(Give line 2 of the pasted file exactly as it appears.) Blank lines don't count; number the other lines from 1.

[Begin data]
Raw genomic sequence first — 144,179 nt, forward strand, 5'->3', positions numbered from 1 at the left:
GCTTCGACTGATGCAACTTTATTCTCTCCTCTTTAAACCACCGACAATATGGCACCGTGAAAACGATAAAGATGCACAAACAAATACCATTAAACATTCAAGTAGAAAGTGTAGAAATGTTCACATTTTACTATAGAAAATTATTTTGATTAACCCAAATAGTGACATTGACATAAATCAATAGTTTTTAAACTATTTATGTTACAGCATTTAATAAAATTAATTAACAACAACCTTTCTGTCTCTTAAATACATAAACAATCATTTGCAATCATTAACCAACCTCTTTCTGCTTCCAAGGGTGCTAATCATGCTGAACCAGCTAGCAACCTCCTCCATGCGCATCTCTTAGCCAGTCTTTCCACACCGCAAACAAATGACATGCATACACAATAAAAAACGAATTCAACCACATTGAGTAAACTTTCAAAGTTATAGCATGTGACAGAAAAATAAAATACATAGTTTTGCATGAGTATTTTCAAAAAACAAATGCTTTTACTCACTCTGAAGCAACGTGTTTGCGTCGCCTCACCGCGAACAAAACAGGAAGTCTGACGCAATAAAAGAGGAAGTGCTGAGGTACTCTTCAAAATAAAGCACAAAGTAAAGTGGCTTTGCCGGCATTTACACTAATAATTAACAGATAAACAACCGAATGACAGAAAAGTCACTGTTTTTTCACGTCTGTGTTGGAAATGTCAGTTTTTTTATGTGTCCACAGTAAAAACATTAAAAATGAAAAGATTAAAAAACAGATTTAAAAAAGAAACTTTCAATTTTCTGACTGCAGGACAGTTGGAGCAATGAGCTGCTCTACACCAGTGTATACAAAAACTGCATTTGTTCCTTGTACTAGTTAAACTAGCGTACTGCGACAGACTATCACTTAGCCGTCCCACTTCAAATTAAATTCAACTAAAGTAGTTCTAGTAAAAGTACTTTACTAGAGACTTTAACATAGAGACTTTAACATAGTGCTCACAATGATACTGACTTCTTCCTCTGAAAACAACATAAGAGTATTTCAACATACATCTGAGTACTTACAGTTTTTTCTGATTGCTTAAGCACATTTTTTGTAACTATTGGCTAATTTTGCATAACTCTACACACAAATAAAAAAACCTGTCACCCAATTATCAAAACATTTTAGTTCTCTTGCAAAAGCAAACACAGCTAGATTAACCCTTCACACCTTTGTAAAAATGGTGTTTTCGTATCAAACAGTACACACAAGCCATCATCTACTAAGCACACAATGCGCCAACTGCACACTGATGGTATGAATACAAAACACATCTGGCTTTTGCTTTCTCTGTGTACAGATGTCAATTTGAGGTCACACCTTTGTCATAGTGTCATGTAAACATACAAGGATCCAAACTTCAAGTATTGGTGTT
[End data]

GCTTCGACTGATGCAACTTTATTCTCTCCTCTTTAAACCACCGACAATATGGCACCGTGAAAACGATAAAGATGCACAAACAAATACCATTAAACATTCAAGTAGAAAGTGTAGAAATGTTCACATTTTACTATAGAAAATTATTTTGATTAACCCAAATAGTGACATTGACATAAATCAATAGTTTTTAAACTATTTATGTTACAGCATTTAATAAAATTAATTAACAACAACCTTTCTGTCTCTTAAATACATAAACAATCATTTGCAATCATTAACCAACCTCTTTCTGCTTCCAAGGGTGCTAATCATGCTGAACCAGCTAGCAACCTCCTCCATGCGCATCTCTTAGCCAGTCTTTCCACACCGCAAACAAATGACATGCATACACAATAAAAAACGAATTCAACCACATTGAGTAAACTTTCAAAGTTATAGCATGTGACAGAAAAATAAAATACATAGTTTTGCATGAGTATTTTCAAAAAACAAATGCTTTTACTCACTCTGAAGCAACGTGTTTGCGTCGCCTCACCGCGAACAAAACAGGAAGTCTGACGCAATAAAAGAGGAAGTGCTGAGGTACTCTTCAAAATAAAGCACAAAGTAAAGTGGCTTTGCCGGCATTTACACTAATAATTAACAGATAAACAACCGAATGACAGAAAAGTCACTGTTTTTTCACGTCTGTGTTGGAAATGTCAGTTTTTTTATGTGTCCACAGTAAAAACATTAAAAATGAAAAGATTAAAAAACAGATTTAAAAAAGAAACTTTCAATTTTCTGACTGCAGGACAGTTGGAGCAATGAGCTGCTCTACACCAGTGTATACAAAAACTGCATTTGTTCCTTGTACTAGTTAAACTAGCGTACTGCGACAGACTATCACTTAGCCGTCCCACTTCAAATTAAATTCAACTAAAGTAGTTCTAGTAAAAGTACTTTACTAGAGACTTTAACATAGAGACTTTAACATAGTGCTCACAATGATACTGACTTCTTCCTCTGAAAACAACATAAGAGTATTTCAACATACATCTGAGTACTTACAGTTTTTTCTGATTGCTTAAGCACATTTTTTGTAACTATTGGCTAATTTTGCATAACTCTACACACAAATAAAAAAACCTGTCACCCAATTATCAAAACATTTTAGTTCTCTTGCAAAAGCAAACACAGCTAGATTAACCCTTCACACCTTTGTAAAAATGGTGTTTTCGTATCAAACAGTACACACAAGCCATCATCTACTAAGCACACAATGCGCCAACTGCACACTGATGGTATGAATACAAAACACATCTGGCTTTTGCTTTCTCTGTGTACAGATGTCAATTTGAGGTCACACCTTTGTCATAGTGTCATGTAAACATACAAGGATCCAAACTTCAAGTATTGGTGTT